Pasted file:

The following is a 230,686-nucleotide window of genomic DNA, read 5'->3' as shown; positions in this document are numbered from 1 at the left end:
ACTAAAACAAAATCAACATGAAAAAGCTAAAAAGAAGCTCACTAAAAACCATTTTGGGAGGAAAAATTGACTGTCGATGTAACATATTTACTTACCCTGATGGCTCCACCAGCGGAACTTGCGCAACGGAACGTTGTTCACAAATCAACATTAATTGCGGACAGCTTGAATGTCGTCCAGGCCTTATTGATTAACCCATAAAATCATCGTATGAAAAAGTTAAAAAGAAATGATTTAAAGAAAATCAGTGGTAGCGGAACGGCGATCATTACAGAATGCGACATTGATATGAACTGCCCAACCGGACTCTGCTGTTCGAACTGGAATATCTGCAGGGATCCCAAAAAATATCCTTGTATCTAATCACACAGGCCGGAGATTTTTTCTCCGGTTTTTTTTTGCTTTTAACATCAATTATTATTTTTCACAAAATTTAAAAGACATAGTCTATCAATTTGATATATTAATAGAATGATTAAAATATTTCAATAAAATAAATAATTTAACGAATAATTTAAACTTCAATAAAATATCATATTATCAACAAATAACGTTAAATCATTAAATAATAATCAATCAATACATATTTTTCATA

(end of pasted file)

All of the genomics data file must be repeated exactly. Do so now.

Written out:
The following is a 230,686-nucleotide window of genomic DNA, read 5'->3' as shown; positions in this document are numbered from 1 at the left end:
ACTAAAACAAAATCAACATGAAAAAGCTAAAAAGAAGCTCACTAAAAACCATTTTGGGAGGAAAAATTGACTGTCGATGTAACATATTTACTTACCCTGATGGCTCCACCAGCGGAACTTGCGCAACGGAACGTTGTTCACAAATCAACATTAATTGCGGACAGCTTGAATGTCGTCCAGGCCTTATTGATTAACCCATAAAATCATCGTATGAAAAAGTTAAAAAGAAATGATTTAAAGAAAATCAGTGGTAGCGGAACGGCGATCATTACAGAATGCGACATTGATATGAACTGCCCAACCGGACTCTGCTGTTCGAACTGGAATATCTGCAGGGATCCCAAAAAATATCCTTGTATCTAATCACACAGGCCGGAGATTTTTTCTCCGGTTTTTTTTTGCTTTTAACATCAATTATTATTTTTCACAAAATTTAAAAGACATAGTCTATCAATTTGATATATTAATAGAATGATTAAAATATTTCAATAAAATAAATAATTTAACGAATAATTTAAACTTCAATAAAATATCATATTATCAACAAATAACGTTAAATCATTAAATAATAATCAATCAATACATATTTTTCATA